Michael D. Moberly June 5, 2009
A few years ago, the Economist Intelligence Unit conducted a survey (commissioned by Accenture) in which ‘senior executives from companies around the world were asked to share their views on the management of strategic assets, both tangible and intangible’.
Not surprisingly, 94 of the 120 respondents said that ‘managing intangible assets and/or intellectual capital is an important management issue’. Despite that forward looking testament, a significant majority of the respondents said they ‘did not have a robust system in place to measure the performance of intangible assets’. Interestingly though, nearly half of the respondents readily acknowledged that ‘the stock market rewards companies that invest in intangible assets’.
Conceivably, a starting point to remedy this would be to bring more ‘business and economic clarity’ to intangibles for not only the executives, but, management teams, and boards as well to recognize (a.) precisely what intangible assets are, (b.) how to unravel and approximate their value, (c.) the various roles – contributions intangibles make to a company’s value, sustainability, and sources of revenue, and (d.) strategies to maximize and extract value.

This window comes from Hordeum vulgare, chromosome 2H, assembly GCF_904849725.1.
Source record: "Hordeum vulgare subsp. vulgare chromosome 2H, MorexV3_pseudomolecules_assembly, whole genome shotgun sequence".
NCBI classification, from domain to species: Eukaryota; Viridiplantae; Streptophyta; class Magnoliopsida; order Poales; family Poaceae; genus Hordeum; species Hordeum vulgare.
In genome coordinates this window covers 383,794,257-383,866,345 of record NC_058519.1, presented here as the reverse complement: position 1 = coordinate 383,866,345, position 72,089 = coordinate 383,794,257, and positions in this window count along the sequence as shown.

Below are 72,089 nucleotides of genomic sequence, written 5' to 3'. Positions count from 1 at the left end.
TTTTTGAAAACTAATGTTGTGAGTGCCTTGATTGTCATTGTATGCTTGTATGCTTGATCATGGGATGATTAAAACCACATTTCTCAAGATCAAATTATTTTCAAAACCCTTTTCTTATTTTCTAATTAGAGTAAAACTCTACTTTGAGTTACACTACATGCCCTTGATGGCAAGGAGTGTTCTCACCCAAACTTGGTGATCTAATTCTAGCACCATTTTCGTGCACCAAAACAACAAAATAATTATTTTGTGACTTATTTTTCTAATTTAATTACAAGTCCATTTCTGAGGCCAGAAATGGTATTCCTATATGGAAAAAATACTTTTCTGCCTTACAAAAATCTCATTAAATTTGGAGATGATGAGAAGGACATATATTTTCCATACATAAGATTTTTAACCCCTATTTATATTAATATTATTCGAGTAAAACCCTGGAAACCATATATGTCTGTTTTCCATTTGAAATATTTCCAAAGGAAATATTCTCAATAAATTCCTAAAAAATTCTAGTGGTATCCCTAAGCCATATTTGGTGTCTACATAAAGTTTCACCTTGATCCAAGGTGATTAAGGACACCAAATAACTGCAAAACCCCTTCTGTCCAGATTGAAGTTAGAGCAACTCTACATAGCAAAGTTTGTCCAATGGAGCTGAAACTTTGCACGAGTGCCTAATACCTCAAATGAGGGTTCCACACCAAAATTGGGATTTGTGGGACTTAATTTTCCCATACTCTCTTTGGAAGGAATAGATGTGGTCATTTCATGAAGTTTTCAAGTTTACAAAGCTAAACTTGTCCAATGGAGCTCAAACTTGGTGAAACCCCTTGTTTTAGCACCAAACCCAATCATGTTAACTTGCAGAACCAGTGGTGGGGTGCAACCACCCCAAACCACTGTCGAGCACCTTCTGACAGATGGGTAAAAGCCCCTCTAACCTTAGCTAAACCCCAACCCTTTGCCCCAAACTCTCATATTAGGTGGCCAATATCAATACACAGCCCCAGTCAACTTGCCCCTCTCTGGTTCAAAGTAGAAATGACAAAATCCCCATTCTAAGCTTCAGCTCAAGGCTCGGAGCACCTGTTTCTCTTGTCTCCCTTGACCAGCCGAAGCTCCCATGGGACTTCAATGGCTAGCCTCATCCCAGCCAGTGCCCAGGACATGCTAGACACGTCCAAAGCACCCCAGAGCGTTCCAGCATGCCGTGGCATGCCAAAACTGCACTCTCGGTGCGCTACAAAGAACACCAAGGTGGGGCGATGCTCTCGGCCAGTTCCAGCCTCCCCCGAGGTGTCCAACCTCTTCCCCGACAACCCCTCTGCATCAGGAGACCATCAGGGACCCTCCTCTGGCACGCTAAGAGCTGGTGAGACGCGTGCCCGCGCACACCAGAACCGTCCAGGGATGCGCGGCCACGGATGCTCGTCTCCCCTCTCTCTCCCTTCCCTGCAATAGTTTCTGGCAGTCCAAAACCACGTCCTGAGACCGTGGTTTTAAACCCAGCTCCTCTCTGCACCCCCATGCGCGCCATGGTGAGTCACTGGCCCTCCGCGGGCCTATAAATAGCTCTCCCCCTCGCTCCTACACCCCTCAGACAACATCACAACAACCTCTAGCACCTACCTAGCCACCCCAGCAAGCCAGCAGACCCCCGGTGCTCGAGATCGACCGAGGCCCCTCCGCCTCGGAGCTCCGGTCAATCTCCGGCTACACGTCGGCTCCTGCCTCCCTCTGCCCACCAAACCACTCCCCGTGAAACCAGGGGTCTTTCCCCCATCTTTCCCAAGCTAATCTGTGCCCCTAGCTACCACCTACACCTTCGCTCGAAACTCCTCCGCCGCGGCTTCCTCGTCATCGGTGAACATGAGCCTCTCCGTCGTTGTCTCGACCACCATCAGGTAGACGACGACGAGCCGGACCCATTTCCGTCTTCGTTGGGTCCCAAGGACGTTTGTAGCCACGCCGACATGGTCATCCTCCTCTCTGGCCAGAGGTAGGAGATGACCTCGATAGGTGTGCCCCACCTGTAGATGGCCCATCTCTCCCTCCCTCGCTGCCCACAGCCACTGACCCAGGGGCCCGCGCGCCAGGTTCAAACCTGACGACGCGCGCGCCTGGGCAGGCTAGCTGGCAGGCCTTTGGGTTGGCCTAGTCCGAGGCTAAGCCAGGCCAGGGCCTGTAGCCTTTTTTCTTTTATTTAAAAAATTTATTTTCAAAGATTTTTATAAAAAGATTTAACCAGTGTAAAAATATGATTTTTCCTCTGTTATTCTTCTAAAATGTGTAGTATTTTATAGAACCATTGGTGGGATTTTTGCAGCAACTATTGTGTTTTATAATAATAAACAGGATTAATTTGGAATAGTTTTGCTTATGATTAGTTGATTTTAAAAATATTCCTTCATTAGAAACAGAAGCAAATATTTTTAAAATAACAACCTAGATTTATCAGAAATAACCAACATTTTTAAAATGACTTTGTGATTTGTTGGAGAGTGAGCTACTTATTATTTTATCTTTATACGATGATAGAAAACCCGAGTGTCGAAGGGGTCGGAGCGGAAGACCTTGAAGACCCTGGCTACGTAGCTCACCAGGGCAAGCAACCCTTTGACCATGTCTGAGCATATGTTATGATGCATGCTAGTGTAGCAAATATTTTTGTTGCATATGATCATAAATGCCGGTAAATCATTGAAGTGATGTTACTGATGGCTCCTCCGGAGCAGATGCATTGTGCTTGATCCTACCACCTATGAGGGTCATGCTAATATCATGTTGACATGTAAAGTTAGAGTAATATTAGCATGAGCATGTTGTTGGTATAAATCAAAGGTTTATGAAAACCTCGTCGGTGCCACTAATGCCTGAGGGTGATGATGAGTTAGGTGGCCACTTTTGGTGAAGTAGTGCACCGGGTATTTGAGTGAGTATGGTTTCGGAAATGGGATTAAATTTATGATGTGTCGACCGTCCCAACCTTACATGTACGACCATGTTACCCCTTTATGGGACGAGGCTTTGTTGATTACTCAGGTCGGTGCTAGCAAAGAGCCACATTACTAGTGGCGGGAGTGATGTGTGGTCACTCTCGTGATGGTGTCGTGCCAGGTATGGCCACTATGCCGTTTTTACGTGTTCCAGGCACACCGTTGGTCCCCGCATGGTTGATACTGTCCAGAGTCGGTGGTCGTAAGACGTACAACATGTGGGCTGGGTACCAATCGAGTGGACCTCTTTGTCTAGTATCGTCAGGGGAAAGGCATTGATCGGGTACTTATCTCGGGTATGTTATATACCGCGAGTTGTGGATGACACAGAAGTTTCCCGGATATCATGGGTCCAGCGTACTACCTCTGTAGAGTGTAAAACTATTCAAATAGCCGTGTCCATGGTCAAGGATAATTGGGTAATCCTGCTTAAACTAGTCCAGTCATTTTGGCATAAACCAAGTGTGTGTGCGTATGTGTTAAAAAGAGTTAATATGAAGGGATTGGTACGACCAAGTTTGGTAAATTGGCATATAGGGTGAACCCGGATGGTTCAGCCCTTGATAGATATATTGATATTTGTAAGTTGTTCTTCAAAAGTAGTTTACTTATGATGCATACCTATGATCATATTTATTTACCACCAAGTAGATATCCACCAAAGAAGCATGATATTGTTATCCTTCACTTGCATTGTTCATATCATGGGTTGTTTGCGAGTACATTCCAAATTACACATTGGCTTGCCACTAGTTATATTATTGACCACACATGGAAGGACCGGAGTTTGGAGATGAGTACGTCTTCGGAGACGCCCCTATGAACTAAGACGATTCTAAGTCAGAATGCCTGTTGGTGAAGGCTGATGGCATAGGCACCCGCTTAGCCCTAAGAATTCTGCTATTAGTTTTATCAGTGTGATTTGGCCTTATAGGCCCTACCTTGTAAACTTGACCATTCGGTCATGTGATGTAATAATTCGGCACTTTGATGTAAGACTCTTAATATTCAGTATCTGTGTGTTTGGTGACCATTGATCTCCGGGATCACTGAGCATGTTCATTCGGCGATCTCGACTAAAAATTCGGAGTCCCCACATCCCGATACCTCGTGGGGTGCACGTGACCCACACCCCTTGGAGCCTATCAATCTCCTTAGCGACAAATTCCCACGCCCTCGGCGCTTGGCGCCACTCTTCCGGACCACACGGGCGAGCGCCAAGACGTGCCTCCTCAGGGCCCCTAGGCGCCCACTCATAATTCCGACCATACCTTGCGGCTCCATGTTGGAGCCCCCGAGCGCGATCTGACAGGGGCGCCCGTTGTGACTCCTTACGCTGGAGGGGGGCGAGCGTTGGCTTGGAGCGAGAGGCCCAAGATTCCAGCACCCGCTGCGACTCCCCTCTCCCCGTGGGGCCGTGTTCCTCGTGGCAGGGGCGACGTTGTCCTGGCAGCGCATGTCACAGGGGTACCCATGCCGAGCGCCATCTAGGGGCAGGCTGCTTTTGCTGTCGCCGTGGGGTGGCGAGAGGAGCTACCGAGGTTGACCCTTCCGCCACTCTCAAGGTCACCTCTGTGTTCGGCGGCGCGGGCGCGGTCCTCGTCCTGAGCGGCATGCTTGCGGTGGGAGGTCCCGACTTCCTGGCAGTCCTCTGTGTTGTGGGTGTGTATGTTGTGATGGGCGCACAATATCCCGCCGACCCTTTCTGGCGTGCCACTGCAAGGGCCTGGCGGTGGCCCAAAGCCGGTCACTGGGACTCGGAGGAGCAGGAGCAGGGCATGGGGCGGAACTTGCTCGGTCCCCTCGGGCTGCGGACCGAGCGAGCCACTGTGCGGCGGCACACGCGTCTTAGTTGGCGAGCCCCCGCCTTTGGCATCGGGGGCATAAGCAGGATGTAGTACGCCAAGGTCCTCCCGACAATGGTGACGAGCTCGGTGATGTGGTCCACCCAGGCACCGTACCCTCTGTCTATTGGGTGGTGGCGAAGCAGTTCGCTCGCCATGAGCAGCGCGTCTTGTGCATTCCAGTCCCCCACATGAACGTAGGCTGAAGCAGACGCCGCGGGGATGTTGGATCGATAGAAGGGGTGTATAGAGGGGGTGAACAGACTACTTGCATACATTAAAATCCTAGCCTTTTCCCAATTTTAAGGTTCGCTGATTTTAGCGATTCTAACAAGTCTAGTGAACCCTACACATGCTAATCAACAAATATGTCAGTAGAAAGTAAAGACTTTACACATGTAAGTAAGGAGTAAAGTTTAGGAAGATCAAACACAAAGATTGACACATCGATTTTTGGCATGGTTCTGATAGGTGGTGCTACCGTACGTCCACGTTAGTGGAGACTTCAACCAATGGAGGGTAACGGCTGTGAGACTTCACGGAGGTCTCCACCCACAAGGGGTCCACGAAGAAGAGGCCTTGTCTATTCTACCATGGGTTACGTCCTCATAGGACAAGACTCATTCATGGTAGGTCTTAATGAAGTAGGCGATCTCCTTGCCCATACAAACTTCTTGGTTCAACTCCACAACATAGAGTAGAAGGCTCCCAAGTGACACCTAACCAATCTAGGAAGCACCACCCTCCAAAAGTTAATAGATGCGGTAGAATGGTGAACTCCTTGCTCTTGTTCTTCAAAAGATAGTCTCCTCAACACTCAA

Two additional, and perhaps larger points are worthy of making. The first is, there’s an inference embedded in surveys like this that intangible assets are the province of large, multi-national corporations. There’s nothing further from the truth. The reality is, intangible assets are literally embedded in most every company, ranging from start-ups and spin-off’s to SME’s (small, medium enterprises) as well as mature and maturing firms. Intangible assets have little, if virtually nothing to do with a company’s size. It’s truly not a case of ‘size counts’! Rather, it’s a matter of management teams (a.) being intellectually – operationally clear on what intangible assets are, and (b.) actually recognizing what intangible assets their company possesses, produces, and/or has acquired.
Second, most issues today related to and/or affecting a company’s intangible assets have moved from being mere voluntary (I’ll do it if I have time) actions, to truly constituting fiduciary responsibilities that warrant consistent stewardship, oversight, and management!